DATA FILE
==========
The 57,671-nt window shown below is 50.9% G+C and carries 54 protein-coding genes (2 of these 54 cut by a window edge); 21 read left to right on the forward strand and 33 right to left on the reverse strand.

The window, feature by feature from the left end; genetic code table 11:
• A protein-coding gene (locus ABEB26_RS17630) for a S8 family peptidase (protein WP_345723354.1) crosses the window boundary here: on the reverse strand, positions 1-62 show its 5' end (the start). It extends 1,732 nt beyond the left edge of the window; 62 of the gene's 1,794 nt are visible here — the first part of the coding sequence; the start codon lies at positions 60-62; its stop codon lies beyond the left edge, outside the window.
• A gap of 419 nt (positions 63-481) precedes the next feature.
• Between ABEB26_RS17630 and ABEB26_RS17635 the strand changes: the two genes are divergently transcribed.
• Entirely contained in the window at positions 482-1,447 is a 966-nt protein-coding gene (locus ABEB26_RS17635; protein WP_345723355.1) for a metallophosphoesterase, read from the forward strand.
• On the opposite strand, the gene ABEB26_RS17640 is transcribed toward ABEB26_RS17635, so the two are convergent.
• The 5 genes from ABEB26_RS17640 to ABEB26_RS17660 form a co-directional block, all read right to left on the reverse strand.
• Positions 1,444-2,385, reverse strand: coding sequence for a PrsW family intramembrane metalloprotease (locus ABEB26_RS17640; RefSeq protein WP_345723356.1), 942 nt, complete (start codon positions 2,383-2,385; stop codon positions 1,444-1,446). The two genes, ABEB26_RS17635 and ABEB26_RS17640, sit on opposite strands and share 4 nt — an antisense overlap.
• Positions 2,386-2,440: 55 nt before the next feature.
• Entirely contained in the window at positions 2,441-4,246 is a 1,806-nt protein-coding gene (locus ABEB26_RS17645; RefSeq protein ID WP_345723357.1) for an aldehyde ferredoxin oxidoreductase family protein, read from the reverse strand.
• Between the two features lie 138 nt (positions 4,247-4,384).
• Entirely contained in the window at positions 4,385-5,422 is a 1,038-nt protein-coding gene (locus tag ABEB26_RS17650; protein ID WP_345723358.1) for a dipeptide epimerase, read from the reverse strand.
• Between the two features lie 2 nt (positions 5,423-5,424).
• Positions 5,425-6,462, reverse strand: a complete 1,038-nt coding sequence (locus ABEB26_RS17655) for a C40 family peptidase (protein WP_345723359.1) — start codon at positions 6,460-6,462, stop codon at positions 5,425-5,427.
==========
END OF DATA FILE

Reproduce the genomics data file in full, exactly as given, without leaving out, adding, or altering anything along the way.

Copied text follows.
The 57,671-nt window shown below is 50.9% G+C and carries 54 protein-coding genes (2 of these 54 cut by a window edge); 21 read left to right on the forward strand and 33 right to left on the reverse strand.

The window, feature by feature from the left end; genetic code table 11:
• A protein-coding gene (locus ABEB26_RS17630) for a S8 family peptidase (protein WP_345723354.1) crosses the window boundary here: on the reverse strand, positions 1-62 show its 5' end (the start). It extends 1,732 nt beyond the left edge of the window; 62 of the gene's 1,794 nt are visible here — the first part of the coding sequence; the start codon lies at positions 60-62; its stop codon lies beyond the left edge, outside the window.
• A gap of 419 nt (positions 63-481) precedes the next feature.
• Between ABEB26_RS17630 and ABEB26_RS17635 the strand changes: the two genes are divergently transcribed.
• Entirely contained in the window at positions 482-1,447 is a 966-nt protein-coding gene (locus ABEB26_RS17635; protein WP_345723355.1) for a metallophosphoesterase, read from the forward strand.
• On the opposite strand, the gene ABEB26_RS17640 is transcribed toward ABEB26_RS17635, so the two are convergent.
• The 5 genes from ABEB26_RS17640 to ABEB26_RS17660 form a co-directional block, all read right to left on the reverse strand.
• Positions 1,444-2,385, reverse strand: coding sequence for a PrsW family intramembrane metalloprotease (locus ABEB26_RS17640; RefSeq protein WP_345723356.1), 942 nt, complete (start codon positions 2,383-2,385; stop codon positions 1,444-1,446). The two genes, ABEB26_RS17635 and ABEB26_RS17640, sit on opposite strands and share 4 nt — an antisense overlap.
• Positions 2,386-2,440: 55 nt before the next feature.
• Entirely contained in the window at positions 2,441-4,246 is a 1,806-nt protein-coding gene (locus ABEB26_RS17645; RefSeq protein ID WP_345723357.1) for an aldehyde ferredoxin oxidoreductase family protein, read from the reverse strand.
• Between the two features lie 138 nt (positions 4,247-4,384).
• Entirely contained in the window at positions 4,385-5,422 is a 1,038-nt protein-coding gene (locus tag ABEB26_RS17650; protein ID WP_345723358.1) for a dipeptide epimerase, read from the reverse strand.
• Between the two features lie 2 nt (positions 5,423-5,424).
• Positions 5,425-6,462, reverse strand: a complete 1,038-nt coding sequence (locus ABEB26_RS17655) for a C40 family peptidase (protein WP_345723359.1) — start codon at positions 6,460-6,462, stop codon at positions 5,425-5,427.